“It’s not news anymore that the Sanjay Kumar‘s contractors who has funding coming in to their media houses from the big corporates are forcing  Sanjay Kumar reach a figure of close to 272 in the survey.

“CSDS’s credibility is being used for this agenda. Seems that the sting operation on the survey agencies was done to enhance the credibility of CSDS’s survey just before Sanjay Kumar’s closer to 272 projections for the BJP was to appear on Television.”

For the record, CSDS’s surveys for CNN-IBN have seen the BJP numbers go up from 156-164 in July 2013 to 171-179 in November, and 192-210 in January 2014.

* The CNN-IBN election tracker is in association with Week magazine. Disclosures apply.
Also read: Is Modi media biased against Rahul Gandhi?

 How Narendra Modi buys media through PR

Modi‘s backers and media owners have converged’

‘Network18′s multimedia Modi feat, a promo’

On TV, Congress loses to BJP, Left to AAP

Is “Modi Media” paving the way for soft Fascism?

Is ‘Modi media’ paving way for ‘soft-Fascism’?

29 March 2014

In an opinion piece in The Times of India, the academic and international affairs analyst Kanti Bajpai says an India under Narendra Modi will be marked by “soft-fascism—a society marked by slightly less extreme levels fo authoritarinism, intimidation, chauvinism, submission and social Darwinism as classical fascism—and he includes the media as being among the four factors responsible for it.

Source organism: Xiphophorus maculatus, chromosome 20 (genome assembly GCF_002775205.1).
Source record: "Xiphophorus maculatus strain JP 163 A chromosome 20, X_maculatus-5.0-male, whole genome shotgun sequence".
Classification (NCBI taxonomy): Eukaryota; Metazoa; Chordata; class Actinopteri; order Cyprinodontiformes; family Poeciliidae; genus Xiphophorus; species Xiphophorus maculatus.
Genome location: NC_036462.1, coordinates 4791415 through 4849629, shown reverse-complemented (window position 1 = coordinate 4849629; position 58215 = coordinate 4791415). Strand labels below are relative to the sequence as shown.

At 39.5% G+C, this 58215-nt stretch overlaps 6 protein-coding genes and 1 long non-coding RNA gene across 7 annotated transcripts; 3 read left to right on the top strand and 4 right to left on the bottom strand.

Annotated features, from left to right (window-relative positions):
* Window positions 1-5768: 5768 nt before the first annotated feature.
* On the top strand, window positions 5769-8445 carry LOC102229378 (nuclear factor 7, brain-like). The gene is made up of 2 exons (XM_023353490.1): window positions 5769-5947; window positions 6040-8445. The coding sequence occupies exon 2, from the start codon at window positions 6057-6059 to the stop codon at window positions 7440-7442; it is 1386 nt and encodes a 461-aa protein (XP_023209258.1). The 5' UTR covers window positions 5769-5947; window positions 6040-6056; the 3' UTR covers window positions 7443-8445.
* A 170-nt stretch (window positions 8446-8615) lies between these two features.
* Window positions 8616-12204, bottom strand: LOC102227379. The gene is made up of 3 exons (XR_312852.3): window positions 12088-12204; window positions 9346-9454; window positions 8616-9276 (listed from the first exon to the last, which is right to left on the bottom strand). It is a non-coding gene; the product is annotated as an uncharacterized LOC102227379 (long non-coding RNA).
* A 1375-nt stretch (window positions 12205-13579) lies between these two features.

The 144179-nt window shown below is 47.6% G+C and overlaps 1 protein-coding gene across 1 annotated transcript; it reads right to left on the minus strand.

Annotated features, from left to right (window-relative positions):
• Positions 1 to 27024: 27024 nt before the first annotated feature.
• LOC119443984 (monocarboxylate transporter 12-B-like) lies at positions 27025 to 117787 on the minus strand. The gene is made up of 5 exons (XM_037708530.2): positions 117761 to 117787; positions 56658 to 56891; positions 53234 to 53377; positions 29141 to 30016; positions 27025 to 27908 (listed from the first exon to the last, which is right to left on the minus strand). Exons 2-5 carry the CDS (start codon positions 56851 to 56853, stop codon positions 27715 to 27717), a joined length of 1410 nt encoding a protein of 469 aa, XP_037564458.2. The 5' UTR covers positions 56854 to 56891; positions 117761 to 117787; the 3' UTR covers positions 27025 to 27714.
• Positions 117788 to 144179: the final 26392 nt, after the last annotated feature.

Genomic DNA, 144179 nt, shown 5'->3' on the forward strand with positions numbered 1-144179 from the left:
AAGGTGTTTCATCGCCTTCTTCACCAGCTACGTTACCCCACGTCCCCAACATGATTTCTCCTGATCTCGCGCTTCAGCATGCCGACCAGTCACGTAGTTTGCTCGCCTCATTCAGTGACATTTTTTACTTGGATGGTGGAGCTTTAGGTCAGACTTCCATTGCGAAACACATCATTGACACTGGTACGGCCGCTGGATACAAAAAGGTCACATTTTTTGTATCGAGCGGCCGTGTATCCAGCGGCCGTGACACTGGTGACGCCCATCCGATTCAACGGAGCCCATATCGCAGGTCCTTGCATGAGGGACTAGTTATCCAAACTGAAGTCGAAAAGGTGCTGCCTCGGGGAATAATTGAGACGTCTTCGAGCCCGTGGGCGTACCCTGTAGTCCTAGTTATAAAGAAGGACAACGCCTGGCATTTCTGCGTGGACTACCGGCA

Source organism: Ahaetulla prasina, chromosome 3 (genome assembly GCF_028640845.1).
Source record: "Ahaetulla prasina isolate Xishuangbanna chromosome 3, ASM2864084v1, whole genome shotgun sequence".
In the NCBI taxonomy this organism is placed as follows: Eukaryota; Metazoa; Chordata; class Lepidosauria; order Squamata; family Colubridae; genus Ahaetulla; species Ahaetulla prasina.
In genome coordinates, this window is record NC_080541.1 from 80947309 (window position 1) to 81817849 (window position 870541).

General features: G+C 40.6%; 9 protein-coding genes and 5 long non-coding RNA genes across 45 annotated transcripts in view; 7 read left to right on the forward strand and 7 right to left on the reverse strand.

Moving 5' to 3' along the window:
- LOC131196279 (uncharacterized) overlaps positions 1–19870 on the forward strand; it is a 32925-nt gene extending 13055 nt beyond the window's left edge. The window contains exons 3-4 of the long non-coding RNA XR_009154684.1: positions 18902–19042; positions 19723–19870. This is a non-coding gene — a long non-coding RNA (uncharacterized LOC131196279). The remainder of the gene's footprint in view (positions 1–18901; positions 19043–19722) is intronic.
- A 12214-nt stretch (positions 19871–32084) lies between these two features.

“Big business and middle classes are helping line up media behind soft fascism. Media is influenced by big business, which funds it through its advertising, and by the middle classes, who work in it.

“Today, both stand behind Modi and together they have helped rally millions of Indians behind Modi-ology.

“It is another matter that media may well come to regret its role. Those who were in the media when BJP was last in power seem to have forgotten that this is a party that is not particularly interested in, or indulgent of, journalistic independence.”

Read the full article: Journey towards soft fascism

Photograph: courtesy Wall Street Journal
***
Also read: Is Modi media biased against Rahul Gandhi?

 How Narendra Modi buys media through PR

Modi‘s backers and media owners have converged’

‘Network18′s multimedia Modi feat, a promo’

On TV, Congress loses to BJP, Left to AAP

 

Question: India’s best political reporting is in…?

20 March 2014

etplug

Although India’s best and biggest corporate scams—from Satyam to Sahara and everything else in between—routinely escape the business papers and business magazines and business channels, for quite a while, the best political reporting has come from The Economic Times.  And The Times group is losing no opportunity to drum home the message, even as it expands coverage.

Also read: ‘Business journalists are PR mouthpieces': Aniruddha Bahal

Aakar Patel: ‘Indian journalism is regularly second-rate’

SEBI chief: Business journalism or business of journalism?

New York Times: Why Indian media doesn’t take on Ambanis

Follow

Get every new post delivered to your Inbox.

Join 7,444 other followers

%d bloggers like this: